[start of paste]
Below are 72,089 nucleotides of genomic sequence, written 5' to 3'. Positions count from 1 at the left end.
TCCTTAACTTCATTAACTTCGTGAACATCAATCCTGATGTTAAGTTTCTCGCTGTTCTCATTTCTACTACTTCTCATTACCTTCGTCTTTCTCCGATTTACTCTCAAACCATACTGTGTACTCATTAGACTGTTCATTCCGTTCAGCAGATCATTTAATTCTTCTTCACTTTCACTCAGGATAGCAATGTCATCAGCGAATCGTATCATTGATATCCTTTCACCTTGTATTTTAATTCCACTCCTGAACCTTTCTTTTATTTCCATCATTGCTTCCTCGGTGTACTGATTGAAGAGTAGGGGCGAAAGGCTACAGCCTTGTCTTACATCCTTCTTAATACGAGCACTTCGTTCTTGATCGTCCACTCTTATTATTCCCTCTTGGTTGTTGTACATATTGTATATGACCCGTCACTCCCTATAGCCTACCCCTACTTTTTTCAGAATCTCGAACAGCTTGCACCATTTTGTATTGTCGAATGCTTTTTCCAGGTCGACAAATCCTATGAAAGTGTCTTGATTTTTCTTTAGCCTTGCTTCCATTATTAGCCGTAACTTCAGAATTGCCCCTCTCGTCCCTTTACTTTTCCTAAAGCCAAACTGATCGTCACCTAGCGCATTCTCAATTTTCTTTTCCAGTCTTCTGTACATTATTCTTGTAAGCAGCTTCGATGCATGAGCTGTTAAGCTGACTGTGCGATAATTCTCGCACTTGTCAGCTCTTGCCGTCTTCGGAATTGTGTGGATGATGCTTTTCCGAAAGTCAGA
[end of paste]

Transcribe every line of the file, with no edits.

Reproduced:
Below are 72,089 nucleotides of genomic sequence, written 5' to 3'. Positions count from 1 at the left end.
TCCTTAACTTCATTAACTTCGTGAACATCAATCCTGATGTTAAGTTTCTCGCTGTTCTCATTTCTACTACTTCTCATTACCTTCGTCTTTCTCCGATTTACTCTCAAACCATACTGTGTACTCATTAGACTGTTCATTCCGTTCAGCAGATCATTTAATTCTTCTTCACTTTCACTCAGGATAGCAATGTCATCAGCGAATCGTATCATTGATATCCTTTCACCTTGTATTTTAATTCCACTCCTGAACCTTTCTTTTATTTCCATCATTGCTTCCTCGGTGTACTGATTGAAGAGTAGGGGCGAAAGGCTACAGCCTTGTCTTACATCCTTCTTAATACGAGCACTTCGTTCTTGATCGTCCACTCTTATTATTCCCTCTTGGTTGTTGTACATATTGTATATGACCCGTCACTCCCTATAGCCTACCCCTACTTTTTTCAGAATCTCGAACAGCTTGCACCATTTTGTATTGTCGAATGCTTTTTCCAGGTCGACAAATCCTATGAAAGTGTCTTGATTTTTCTTTAGCCTTGCTTCCATTATTAGCCGTAACTTCAGAATTGCCCCTCTCGTCCCTTTACTTTTCCTAAAGCCAAACTGATCGTCACCTAGCGCATTCTCAATTTTCTTTTCCAGTCTTCTGTACATTATTCTTGTAAGCAGCTTCGATGCATGAGCTGTTAAGCTGACTGTGCGATAATTCTCGCACTTGTCAGCTCTTGCCGTCTTCGGAATTGTGTGGATGATGCTTTTCCGAAAGTCAGA